The Journal of the Royal Agricultural society of England Volume Ninth
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The Journal of the Royal Agricultural Society of England Volume Ninth
Journal Of The Royal Society
No preview available - 2013
Common terms and phrases
acre agricultural ammonia ammonia-salts amount animals annual appear applied August authority average barley bushels cake carried cattle cold comparatively compounds considerably considered constituents Containing continued corn course crop cwts deficiency disease drainage Dressed effect engine equal especially excess experimental experiments fact fair farm favourable field give given grass greater growth higher imported inches increase indicated inspector Ireland July June land less lime linseed linseed-cake March matter Means Mixed Mineral Manure month nearly nitrate of soda nitrogen oats obtained passing period plant Plot port practical probably produce proportion quantity rain rape-cake received reference Report salts samples season seed September sheep soil spring straw superphosphate supplied Table taken temperature total produce Unmanured usual weather weight wheat whole winter yield
Page 20 - HENDERSON. The Young Estate Manager's Guide. By RICHARD HENDERSON, Member (by Examination) of the Royal Agricultural Society of England, the Highland and Agricultural Society of Scotland, and the Surveyors
Page 196 - ... court before whom he is charged that he did not know of the article of food or drug sold by him being so mixed, coloured, stained, or powdered, as in either of those sections mentioned, and that he could not with reasonable diligence have obtained that knowledge.
Page 337 - ... four or five or more times annually, the drain from the dunged plot seldom runs at all more than once a year, and in some seasons not at all.
Page 425 - ... but I may be allowed to observe, in passing, that what, before the blight of the potato crop, was a matter of undeniable usefulness, is now, by this casualty, made a matter of indispensable necessity. We are called upon in some districts, under the penalty of famine, to teach our people modes of cultivating better crops...
Page 98 - ... luxuriance, or to maturation, that is, to quantity, or to quality, as the case may be. Hence, only a very detailed consideration of climatic statistics, taken together with careful periodic observations in the field, can afford a really clear perception of the connection between the ever fluctuating characters of season and the equally fluctuating characters of growth and produce. It is, in fact, the distribution...
Page 99 - ... fluctuating characters of growth and produce. It is, in fact, the distribution of the various elements making up the season, their mutual adaptations, and their adaptation to the stage of growth of the plant, which throughout influence the tendency to produce quantity or quality. It not unfrequently happens, too, that some passing conditions, not indicated by a summary of the meteorological registry, may affect the crop very strikingly ; and thus the cause will be overlooked, unless careful observations...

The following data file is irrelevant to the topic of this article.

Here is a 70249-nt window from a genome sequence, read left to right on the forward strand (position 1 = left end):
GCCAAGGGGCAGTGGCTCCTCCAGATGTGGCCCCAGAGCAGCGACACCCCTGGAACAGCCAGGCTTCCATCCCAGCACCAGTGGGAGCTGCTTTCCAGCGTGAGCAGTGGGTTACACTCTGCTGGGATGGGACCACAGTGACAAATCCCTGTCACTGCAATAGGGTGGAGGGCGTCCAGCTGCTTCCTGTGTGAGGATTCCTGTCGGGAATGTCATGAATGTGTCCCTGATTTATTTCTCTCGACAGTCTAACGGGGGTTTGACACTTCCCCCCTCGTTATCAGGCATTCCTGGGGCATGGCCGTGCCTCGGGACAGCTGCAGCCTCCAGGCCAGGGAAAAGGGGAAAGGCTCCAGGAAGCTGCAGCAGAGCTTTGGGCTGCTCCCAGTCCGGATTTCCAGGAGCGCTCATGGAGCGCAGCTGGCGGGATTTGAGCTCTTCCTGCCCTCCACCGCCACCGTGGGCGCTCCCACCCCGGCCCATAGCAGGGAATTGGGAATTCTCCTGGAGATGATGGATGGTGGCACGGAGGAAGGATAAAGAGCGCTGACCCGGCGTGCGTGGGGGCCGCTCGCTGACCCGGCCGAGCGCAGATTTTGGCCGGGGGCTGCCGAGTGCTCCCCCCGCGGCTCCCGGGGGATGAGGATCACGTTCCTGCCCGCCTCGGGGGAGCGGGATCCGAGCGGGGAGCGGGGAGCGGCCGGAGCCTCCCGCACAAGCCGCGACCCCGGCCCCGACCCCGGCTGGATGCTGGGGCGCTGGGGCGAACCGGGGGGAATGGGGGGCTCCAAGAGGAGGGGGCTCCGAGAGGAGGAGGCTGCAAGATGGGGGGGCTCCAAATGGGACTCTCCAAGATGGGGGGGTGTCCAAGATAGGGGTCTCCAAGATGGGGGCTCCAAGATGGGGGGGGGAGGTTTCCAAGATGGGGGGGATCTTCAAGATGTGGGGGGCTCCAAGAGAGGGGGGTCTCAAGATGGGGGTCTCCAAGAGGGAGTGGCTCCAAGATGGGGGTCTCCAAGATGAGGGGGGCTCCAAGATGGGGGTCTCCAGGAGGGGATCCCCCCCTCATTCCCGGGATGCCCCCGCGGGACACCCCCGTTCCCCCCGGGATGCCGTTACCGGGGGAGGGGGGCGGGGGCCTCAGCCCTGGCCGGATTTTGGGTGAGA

Page 100 - But, at the same time, it is of great importance for agriculture to know with certainty that the supply of ammonia is unnecessary for most of our cultivated plants, and that it may be even superfluous, if only the soil contain a sufficient supply of the mineral food of plants, when the ammonia required for their development will be furnished by the atmosphere.
Page 139 - June were not quite so hot as in 1868; and the average temperature of the whole period, from the middle of January to the end of June, was only exceeded in 1822. Concurrently with this long-continued warm weather, there was, as already said, a great excess of rain in January, and only moderate amounts in February and March ; there was a small excess in April, a deficiency in May, and a very great deficiency in June. Temperatures in excess of the average_also prevailed almost continuously throughout...
Page xcix - SOILS. — Have a wooden box made 6 inches long and wide, and from 9 to 12 inches deep, according to the depth of soil and subsoil of the field. Mark out in the field a space of about 12 inches square ; dig round in a slanting direction a trench, so as to leave undisturbed a block of soil with its subsoil...
Page 641 - Its cost is 51. 10s., and, with slight modifications, it can be Ťasily fitted to any engine or boiler. 4788. Head, Wrightson, and Co. — This pulley-block or hoist is constructed on a novel and ingenious principle. Although its parts are simple in construction, and therefore not liable to get out of order, yet at first sight its action seems like a mechanical puzzle, and a full description of the illustrations given may perhaps be needed to explain the principles of its action. Two revolving discs...